Uncertainty looms as the global pandemic persists. We have so far covered a range of topics on the effects of COVID-19: from how our sleep may be affected, to relational conflicts with family/partners and staying motivated during these tough times to the role of parents and technology in helping us cope. Amidst the uncertainty and confusion on the news and in our lives, perhaps we ought to turn to mindfulness – the focus of today’s blog – to ground us back in the present.
In this COVID-19-dominated world, how do we go about easing the discomfort around uncertainty so that we make sure to stay healthy?
First, recognise the source of your stress. Categorising whether your stress is external to you (outside/environmental) or internal (individual physiology/thinking patterns/anxiety) can help you understand whether or not you have any control over them or not. For example, our COVID-19 study has previously identified various sources of stress ranging from external (lack of social distancing (51.8%), uncertainty surrounding COVID-19 (50.8%), the future (46.3%), to the individual’s current mental/physical health (30-34%). One might benefit by focusing on the internal factors more so, as you have more control over them.
Second, practice mindfulness to help better manage your stress. Mindfulness is a state of consciousness where we focus on our moment-to-moment experience. There are a wide variety of techniques one can try such as those suggested below!
Third, start small and repeat. We know from behavioural research that to enact to big and sustainable change, one must start with creating small habits. So pick one technique above to try, and see how you feel about it! Over time, these tiny habits will amount to more long-lasting change. But how might mindfulness practices benefit you? Below are three key areas of benefit:
1. Emotional regulation
Studies suggest that mindfulness results in more effective regulation of an individual’s emotions because of an increase in metacognitive awareness. This leads to disengagement from perseverative cognitive activities. In addition, individuals may experience a decrease in reactivity to emotional stimuli due to practicing mindfulness over time. Importantly, catching yourself when you are about to react in an ‘explosive’ way is a good start. From there, a trick that may help, is to engage in deep breathing for 6-8 breaths. Through repeated practice, you will gradually increase emotional stability and feel more secure during this difficult time!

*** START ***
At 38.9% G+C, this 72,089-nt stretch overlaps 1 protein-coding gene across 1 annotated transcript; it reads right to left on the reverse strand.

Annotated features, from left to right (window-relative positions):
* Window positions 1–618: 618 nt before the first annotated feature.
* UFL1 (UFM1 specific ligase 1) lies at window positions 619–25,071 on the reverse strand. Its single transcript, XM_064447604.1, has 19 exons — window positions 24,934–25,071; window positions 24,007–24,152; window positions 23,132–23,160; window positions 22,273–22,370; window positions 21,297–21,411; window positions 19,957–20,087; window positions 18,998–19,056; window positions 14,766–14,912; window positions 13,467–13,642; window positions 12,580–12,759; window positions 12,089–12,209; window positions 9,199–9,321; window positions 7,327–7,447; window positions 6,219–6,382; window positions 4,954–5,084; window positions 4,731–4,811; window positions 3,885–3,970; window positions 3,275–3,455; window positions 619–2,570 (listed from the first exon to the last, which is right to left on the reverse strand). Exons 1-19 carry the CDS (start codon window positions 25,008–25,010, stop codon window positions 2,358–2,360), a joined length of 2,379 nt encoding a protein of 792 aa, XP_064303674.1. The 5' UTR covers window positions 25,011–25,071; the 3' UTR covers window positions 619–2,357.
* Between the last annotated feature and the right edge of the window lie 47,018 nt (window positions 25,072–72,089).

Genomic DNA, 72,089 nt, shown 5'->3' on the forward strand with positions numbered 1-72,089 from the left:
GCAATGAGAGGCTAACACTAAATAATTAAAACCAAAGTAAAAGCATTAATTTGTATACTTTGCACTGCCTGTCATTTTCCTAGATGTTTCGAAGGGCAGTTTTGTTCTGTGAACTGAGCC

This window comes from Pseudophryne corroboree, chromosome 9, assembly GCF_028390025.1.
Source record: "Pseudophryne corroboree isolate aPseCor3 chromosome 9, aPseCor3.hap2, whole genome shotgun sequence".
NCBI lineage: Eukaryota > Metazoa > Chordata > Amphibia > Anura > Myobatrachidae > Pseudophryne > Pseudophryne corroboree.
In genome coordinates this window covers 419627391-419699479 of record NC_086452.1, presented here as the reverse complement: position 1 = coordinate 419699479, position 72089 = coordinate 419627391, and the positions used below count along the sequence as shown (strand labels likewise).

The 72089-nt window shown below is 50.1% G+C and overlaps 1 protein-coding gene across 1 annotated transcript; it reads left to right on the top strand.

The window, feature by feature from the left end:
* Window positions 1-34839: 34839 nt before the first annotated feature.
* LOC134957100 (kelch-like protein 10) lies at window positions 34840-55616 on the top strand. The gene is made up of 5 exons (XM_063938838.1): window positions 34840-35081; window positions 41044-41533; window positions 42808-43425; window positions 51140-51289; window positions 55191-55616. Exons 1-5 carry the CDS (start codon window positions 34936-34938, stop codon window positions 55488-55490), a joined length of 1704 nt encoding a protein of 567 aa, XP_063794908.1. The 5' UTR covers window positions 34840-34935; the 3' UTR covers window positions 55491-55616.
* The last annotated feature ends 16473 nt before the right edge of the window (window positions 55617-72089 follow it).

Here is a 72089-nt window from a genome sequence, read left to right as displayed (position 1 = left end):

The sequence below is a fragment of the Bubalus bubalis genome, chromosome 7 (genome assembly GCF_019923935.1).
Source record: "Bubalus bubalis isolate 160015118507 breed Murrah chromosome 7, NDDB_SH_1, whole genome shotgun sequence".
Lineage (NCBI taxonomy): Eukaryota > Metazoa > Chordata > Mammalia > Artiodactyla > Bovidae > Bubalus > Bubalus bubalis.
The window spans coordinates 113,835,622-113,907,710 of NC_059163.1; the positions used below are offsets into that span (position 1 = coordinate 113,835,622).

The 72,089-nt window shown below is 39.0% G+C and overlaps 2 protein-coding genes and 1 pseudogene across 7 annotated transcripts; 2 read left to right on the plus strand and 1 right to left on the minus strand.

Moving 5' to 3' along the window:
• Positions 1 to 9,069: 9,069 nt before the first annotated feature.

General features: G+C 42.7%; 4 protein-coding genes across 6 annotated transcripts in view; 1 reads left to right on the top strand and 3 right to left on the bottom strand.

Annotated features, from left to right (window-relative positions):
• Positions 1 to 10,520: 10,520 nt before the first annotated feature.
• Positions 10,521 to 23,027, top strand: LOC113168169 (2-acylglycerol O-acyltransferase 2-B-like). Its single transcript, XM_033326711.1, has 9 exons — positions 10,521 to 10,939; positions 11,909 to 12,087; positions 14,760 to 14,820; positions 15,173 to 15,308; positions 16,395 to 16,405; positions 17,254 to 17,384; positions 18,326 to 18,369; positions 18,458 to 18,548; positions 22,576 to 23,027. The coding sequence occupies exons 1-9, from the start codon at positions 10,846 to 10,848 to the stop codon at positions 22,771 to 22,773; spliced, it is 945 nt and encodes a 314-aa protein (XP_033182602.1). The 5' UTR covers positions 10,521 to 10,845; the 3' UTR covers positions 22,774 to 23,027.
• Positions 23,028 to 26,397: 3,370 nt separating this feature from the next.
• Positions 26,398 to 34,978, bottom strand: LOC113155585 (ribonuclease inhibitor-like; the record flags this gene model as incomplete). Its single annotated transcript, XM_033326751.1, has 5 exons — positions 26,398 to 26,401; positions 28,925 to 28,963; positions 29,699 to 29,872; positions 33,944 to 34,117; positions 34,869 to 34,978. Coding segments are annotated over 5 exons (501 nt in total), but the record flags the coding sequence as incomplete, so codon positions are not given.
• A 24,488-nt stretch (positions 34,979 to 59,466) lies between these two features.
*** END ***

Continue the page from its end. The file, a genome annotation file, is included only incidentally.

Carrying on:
2. Attentional control:
Practicing mindfulness also allows for improvements in sustained attention. This means, you will be better able to hone and control your attention onto your task (with minimal distraction) and increase your ability to switch between tasks as well. Research suggests that grasping good attentional control can increase self-regulation in behaviours, motivations and emotions.
3. Stress reduction:
In terms of stress, studies of mindfulness-based stress reduction have shown that practicing mindfulness reduces one’s sense of perceived stress level and psychological symptoms of stress. Practicing mindfulness can help individual’s tune into their needs and the needs of others resulting in heightened empathy and increased sense of belongingness to a community. Regardless of it being a pre- or post-COVID-19 world, certain stressors are here to stay. So, improvements in emotional regulation and attentional control can allow for a more effective and healthy response to our short- and long-term stressors. Although the current circumstances are less than ideal (an understatement), practicing mindfulness regularly may ease some of the short- and long-term stress we are facing.
How do I get started?
You can get started on your mindfulness journey with the simple techniques noted above or by using an application. There are several free applications available including:
- Headspace — available on iOS and Android.
- Aura — available on iOS and Android.
- MyLife Meditation — available on iOS and Android.
Good luck on your path towards mindfulness! Please get in touch with us at email@example.com to share your experience and/or let me know your thoughts about this topic!
This post was written by Ms. Reina Kirpalani (@rkirpalani), a third year student on the BSc in Psychology with Education degree at UCL with minor comments from Dr Keri Wong (@DrKeriWong). You can reach Reina directly at firstname.lastname@example.org.